David Brion DavisDavid Brion Davis (February 16, 1927 – April 14, 2019) was an American intellectual and cultural historian, and a leading authority on slavery and abolition in the Western world. He was a Sterling Professor of History at Yale University, and founder and director of Yale’s Gilder Lehrman Center for the Study of Slavery, Resistance, and Abolition.
Davis authored or edited 17 books. His books emphasize religious and ideological links among material conditions, political interests, and new political values. Ideology, in his view, is not a deliberate distortion of reality or a façade for material interests; rather, it is the conceptual lens through which groups of people perceive the world around them. He was also a frequent contributor to ''The New York Review of Books''.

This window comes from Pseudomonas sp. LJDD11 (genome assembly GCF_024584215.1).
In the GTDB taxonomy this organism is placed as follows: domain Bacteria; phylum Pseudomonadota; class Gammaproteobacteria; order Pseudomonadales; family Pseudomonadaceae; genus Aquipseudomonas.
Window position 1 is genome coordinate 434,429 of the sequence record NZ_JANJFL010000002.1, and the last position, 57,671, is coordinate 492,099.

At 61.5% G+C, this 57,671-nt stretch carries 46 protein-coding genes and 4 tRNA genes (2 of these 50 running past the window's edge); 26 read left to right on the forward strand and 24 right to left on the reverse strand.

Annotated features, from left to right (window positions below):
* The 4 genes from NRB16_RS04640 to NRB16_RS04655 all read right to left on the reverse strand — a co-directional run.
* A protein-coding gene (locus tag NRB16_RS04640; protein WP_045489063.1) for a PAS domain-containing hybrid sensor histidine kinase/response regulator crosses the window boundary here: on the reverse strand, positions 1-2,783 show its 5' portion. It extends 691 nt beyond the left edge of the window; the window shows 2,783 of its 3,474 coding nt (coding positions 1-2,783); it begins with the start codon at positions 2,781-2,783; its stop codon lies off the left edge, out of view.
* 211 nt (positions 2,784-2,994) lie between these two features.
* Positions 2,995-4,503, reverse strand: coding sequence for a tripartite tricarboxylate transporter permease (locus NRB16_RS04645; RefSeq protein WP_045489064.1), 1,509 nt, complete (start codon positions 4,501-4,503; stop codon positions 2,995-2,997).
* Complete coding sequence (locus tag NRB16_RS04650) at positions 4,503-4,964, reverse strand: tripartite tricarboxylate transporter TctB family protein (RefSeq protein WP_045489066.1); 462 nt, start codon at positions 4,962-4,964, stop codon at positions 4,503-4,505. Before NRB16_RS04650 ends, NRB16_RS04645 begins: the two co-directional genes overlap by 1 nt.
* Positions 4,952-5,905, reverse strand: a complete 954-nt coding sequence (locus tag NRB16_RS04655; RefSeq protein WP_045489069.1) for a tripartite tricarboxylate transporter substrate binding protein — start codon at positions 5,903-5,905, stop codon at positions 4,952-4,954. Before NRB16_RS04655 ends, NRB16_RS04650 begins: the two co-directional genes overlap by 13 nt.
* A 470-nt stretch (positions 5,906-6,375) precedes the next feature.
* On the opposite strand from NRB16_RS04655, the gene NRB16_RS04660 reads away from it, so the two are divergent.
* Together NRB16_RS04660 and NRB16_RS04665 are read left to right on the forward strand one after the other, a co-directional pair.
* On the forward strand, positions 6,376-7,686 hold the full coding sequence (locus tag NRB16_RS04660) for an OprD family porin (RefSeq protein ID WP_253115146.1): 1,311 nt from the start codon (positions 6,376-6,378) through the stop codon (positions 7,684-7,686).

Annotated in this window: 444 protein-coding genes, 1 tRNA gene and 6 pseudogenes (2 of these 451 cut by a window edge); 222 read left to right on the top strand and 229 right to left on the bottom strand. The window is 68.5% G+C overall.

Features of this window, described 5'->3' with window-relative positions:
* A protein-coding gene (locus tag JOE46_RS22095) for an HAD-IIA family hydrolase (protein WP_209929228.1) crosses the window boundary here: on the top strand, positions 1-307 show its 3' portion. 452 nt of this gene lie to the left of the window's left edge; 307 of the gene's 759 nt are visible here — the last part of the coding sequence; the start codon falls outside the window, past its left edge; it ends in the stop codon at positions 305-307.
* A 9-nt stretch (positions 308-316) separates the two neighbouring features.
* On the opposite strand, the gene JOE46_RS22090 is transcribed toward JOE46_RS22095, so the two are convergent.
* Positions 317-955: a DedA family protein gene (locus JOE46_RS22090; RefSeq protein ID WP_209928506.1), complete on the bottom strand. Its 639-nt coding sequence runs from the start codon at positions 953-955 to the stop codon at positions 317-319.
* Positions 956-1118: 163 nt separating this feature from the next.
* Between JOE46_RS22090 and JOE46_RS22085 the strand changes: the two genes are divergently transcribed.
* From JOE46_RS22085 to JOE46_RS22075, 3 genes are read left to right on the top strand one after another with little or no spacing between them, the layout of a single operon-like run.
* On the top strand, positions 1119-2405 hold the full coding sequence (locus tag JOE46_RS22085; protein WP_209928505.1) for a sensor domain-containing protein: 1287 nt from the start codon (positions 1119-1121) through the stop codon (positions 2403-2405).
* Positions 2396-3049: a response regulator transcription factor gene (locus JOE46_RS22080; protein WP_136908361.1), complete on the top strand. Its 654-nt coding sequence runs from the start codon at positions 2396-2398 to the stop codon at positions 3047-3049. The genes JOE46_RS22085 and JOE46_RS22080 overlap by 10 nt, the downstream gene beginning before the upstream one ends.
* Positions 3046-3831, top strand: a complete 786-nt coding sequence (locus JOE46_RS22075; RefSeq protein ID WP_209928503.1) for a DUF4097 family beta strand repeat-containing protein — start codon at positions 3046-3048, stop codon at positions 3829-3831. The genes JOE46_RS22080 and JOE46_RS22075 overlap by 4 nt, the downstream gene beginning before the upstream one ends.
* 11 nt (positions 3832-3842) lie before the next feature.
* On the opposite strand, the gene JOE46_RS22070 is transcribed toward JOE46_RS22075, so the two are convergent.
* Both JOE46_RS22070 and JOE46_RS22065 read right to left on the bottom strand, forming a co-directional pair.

Davis received the 1967 Pulitzer Prize for General Nonfiction, and the National Humanities Medal, presented by President Barack Obama in 2014 for "reshaping our understanding of history." He also received the 2015 National Book Critics Circle Award for General Nonfiction, the 2015 Anisfield-Wolf Book Award for lifetime achievement in contributions to public understanding of racism and appreciation of cultural diversity, and the 2015 Biennial Coif Book Award, a top honor from the Association of American Law Schools for the leading law-related book published in 2013 and 2014.
After serving on the Cornell University faculty for 14 years, Davis taught at Yale from 1970 to 2001. He held one-year appointments as the Harold Vyvyan Harmsworth Visiting Professor of American History at Oxford University (1969-1970), at the Center for Advanced Study in the Behavioral Sciences at Stanford University, and as the first French-American Foundation Chair in American Civilization at the ''École des Hautes Études en Sciences Sociales'' in Paris. Provided by Wikipedia